Beep Beep: Pet Peeves Visualized

Chako Shinmoto

A safety awareness campaign for drivers and their pet peeves.

Thesis Statement

The juxtaposition of raw abstract emotions and comical metaphoric imagery creates an empathetic response to misinterpreted situations, reducing frustration.

Launching a safety awareness campaign to visualize pet peeves helps people develop a sense of empathy toward each other while driving. Reminding folks about the rules of the road enables them to have a greater awareness of each other while driving, reducing accidents and emergency situations.


While driving, most people don’t often end up in emergency situations such as accidents. The National Highway Traffic Safety Administration (NHTSA) data show that there were less than 2 million accidents in 2019 that caused personal injury while there are over 200 million cars on the road each year. The chances of getting into an accident is less than 1% per year. Upon interviewing the general population for their experiences with vehicle accidents and emergency situations, we found that people often recall how they could have avoided them. Typically they expressed frustration at how other drivers behave on the road. Interviews and surveys show that most drivers share a common set of pet peeves; things that really annoyed them while driving. Instead of coming up with better techniques to help people in emergency situations, we should be focusing on preventing accidents in the first place.

To prevent people from getting too emotional about their driving situation, we need to create understanding; we need a little bit more empathy. This project focuses on visualizing drivers’ voices and their pet peeves. The way people described their driving situation held strong emotional responses which led to frustration and annoyance. So, we launched a safety awareness campaign; we created a set of marketing materials to visualize some of the most common complaints. This campaign was meant to target drivers who are on both sides of the peeve; they can either be the one creating the annoyance or they could be the one getting frustrated. Regardless of which position they are in, our goal is to ensure that they can quickly understand the other driver and avoid escalating the situation. By presenting the frustrating situations in a fun and abstract way, we can create empathy and prevent future accidents.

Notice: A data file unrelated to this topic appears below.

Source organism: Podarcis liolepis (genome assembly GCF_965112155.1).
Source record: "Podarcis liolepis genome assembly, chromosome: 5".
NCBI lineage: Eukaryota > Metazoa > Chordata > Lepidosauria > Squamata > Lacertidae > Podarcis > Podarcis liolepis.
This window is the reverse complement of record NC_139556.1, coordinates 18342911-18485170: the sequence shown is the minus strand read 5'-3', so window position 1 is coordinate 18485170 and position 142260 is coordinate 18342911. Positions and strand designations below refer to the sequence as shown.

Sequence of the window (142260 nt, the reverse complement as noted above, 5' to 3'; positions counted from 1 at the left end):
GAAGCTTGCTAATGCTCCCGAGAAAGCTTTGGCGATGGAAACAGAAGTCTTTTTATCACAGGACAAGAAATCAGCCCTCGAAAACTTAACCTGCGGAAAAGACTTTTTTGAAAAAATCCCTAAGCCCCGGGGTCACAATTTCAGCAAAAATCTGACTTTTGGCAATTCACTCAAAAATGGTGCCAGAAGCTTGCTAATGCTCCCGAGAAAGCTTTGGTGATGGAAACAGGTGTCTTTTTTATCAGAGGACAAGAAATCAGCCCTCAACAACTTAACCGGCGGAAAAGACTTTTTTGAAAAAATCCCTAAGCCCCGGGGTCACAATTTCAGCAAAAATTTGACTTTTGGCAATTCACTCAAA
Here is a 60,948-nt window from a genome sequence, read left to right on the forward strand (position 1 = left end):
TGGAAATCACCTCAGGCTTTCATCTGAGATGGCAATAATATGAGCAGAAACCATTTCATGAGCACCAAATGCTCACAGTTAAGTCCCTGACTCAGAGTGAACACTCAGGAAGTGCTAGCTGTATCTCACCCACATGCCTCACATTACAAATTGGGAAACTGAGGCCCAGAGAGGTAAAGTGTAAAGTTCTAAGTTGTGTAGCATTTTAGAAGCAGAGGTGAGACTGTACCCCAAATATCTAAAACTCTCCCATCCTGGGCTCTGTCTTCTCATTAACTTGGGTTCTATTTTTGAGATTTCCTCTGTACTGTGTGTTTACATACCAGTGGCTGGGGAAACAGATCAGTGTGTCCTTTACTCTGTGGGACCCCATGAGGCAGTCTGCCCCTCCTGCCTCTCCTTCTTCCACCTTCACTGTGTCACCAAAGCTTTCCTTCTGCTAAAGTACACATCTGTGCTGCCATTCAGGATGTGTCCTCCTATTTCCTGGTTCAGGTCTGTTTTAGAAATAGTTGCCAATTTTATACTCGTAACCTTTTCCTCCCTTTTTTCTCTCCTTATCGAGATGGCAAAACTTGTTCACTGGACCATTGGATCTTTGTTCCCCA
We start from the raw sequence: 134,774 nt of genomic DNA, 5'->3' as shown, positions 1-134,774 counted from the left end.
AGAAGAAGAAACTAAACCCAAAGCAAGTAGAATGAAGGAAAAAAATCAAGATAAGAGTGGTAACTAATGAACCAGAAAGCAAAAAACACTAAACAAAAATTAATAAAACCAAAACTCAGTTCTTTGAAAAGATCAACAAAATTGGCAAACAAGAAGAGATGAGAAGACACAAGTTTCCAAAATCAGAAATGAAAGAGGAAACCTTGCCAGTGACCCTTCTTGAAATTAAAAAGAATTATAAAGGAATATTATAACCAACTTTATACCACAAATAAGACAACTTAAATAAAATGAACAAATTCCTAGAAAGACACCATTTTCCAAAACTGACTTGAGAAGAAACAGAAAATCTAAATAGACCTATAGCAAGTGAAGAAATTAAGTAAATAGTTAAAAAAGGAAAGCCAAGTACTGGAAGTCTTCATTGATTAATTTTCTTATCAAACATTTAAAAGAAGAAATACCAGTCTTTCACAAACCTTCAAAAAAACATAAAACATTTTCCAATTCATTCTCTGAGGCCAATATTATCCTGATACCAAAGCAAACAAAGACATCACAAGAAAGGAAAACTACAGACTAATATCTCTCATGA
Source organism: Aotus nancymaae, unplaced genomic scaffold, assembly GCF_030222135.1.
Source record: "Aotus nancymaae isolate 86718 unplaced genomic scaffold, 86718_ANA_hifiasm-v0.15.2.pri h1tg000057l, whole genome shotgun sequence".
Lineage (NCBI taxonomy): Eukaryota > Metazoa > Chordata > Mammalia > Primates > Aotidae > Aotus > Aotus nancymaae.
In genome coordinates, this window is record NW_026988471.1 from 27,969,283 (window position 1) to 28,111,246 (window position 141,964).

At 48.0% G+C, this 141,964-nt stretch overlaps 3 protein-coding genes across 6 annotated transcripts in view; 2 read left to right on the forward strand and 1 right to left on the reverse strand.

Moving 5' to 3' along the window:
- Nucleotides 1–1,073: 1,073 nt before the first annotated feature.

Research Questions

  1. When was the last time you experienced an emergency situation while driving and what happened?
  2. Can you recall what happened the last time a driver did something to annoy or frustrate you while driving?
  3. If you could tell the other drivers anything about their driving, what would you say?


The Beep Beep public safety campaign attempted to create an empathetic response toward other drivers who may be annoying or frustrating them in an effort to reduce the number of traffic accidents and other emergency situations on the road. Although our initial goal was to create empathy, what we found was that by combining rules of the road with comical imagery helped people recall and remember them. Instead of reducing frustration, we found that people had a better time recalling the rules and what they should be doing while driving. Overall empathy can be hard to create in situations where communication is limited, such as driving. However, we were successful in raising awareness of such issues across all drivers.

Chako Shinmoto

Chang Kim—Primary Advisor
Graphic Design Professor, SJSU

Jeong Kim—Secondary Advisor
UX/UI Instructor, SJSU

Seng Goo—Tertiary Advisor
Business Partner, Tesla Motors

Brandon Brown Mary Gutierrez Phi Ho Linh Hoang Brandon Huynh Rachel Lee Hefan Lim En Yu Ma Miguel Morejon Dana Nissan Anela Oliveros Sylvia Ow-Yang Ryan Parajas Karla Peralta Sarah Sauerzopf Chako Shinmoto Tanya Shrivastava Wenwen Su Tianting Sun Hung Tsai Thanhthao Van Effy Wang